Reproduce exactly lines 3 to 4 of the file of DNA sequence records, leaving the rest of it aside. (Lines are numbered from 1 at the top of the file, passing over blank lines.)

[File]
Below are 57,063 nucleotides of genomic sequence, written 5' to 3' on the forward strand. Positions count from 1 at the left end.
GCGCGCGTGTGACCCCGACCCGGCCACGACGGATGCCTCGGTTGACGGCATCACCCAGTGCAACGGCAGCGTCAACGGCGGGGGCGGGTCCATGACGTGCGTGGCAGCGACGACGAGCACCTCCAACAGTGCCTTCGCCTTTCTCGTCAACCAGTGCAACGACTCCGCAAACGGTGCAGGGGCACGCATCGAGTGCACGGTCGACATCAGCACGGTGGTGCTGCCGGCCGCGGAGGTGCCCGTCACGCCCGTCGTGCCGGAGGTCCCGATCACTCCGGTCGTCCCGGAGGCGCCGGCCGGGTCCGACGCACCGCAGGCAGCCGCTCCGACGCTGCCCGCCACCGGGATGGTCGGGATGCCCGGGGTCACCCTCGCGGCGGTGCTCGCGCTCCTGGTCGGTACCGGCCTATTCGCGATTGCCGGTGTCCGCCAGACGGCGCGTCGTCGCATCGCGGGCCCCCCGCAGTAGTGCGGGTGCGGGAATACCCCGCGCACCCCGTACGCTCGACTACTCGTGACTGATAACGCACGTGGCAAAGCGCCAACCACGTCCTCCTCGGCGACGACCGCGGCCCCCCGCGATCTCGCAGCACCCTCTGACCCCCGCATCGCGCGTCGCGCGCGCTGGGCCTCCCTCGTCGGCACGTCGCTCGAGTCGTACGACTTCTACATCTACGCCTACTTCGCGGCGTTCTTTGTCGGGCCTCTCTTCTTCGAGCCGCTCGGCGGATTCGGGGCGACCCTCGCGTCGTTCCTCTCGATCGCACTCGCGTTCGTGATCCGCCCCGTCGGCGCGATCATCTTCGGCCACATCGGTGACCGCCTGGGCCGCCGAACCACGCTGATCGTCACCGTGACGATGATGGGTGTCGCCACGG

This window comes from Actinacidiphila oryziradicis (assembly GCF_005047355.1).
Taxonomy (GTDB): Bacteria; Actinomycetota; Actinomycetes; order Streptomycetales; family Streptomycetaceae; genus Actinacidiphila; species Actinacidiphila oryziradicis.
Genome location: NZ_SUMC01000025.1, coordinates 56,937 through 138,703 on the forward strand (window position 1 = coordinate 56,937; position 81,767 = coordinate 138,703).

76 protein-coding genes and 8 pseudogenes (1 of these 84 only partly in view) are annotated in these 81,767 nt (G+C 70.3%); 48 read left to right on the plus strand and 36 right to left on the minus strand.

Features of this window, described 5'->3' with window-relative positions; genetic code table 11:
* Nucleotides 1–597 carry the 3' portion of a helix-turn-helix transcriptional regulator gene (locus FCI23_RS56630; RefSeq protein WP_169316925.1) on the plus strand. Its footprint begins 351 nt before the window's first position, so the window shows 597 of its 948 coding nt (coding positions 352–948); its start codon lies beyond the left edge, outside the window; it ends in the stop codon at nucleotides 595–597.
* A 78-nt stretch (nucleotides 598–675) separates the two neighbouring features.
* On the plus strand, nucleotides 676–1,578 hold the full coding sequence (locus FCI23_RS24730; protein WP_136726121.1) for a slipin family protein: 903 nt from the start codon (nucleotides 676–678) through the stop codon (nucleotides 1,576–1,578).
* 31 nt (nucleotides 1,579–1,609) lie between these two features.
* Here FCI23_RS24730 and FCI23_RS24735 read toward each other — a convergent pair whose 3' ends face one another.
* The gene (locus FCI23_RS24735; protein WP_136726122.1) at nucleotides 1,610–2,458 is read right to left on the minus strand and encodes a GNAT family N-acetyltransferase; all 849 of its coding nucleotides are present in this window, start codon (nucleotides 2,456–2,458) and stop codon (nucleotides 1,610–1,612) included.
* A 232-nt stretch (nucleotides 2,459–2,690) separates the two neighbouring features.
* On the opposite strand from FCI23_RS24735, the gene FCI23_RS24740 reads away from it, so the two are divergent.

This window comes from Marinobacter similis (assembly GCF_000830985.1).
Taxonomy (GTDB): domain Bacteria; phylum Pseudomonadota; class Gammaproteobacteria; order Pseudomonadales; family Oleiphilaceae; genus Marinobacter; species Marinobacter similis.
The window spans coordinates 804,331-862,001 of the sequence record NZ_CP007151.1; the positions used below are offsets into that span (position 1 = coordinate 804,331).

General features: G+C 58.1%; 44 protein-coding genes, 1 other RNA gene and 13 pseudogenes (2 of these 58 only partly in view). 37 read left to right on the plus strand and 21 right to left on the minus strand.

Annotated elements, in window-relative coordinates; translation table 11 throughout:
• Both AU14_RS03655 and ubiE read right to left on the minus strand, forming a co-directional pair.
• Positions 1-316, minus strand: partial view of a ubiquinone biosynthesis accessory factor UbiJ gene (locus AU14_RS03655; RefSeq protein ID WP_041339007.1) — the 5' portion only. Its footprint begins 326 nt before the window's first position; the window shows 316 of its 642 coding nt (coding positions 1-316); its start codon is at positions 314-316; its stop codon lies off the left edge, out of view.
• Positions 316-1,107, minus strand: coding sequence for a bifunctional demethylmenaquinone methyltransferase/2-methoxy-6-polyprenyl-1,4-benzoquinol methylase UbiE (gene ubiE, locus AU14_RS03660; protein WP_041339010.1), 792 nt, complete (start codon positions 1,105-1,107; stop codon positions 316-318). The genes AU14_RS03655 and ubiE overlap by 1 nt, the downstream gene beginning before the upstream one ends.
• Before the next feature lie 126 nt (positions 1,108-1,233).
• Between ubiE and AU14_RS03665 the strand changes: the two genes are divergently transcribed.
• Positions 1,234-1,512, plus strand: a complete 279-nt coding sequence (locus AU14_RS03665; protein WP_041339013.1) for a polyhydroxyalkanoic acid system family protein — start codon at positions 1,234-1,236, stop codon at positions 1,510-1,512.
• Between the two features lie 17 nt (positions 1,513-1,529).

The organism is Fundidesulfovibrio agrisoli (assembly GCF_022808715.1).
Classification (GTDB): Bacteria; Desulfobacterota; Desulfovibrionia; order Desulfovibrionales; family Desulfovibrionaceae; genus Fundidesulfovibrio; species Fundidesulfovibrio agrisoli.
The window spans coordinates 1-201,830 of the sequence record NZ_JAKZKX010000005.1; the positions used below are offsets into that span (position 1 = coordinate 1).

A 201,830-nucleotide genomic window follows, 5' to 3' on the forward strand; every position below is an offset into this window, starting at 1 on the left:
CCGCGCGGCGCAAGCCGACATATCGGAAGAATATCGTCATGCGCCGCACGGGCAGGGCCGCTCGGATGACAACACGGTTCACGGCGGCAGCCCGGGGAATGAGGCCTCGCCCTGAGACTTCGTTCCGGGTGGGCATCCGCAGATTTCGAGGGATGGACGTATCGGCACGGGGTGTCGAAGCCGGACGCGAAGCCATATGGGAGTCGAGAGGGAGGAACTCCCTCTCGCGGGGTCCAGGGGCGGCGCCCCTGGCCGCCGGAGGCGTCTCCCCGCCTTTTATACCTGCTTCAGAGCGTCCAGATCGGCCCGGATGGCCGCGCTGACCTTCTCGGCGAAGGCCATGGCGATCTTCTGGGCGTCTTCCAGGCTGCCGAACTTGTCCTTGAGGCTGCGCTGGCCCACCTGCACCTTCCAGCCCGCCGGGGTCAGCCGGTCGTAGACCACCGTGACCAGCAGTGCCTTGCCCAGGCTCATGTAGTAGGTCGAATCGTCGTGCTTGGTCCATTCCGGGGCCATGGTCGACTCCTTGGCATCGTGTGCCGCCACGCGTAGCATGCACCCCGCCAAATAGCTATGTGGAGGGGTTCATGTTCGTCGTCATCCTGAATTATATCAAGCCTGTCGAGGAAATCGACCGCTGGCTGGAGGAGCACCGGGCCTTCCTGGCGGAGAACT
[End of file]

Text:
This window comes from Actinacidiphila oryziradicis (assembly GCF_005047355.1).
Taxonomy (GTDB): Bacteria; Actinomycetota; Actinomycetes; order Streptomycetales; family Streptomycetaceae; genus Actinacidiphila; species Actinacidiphila oryziradicis.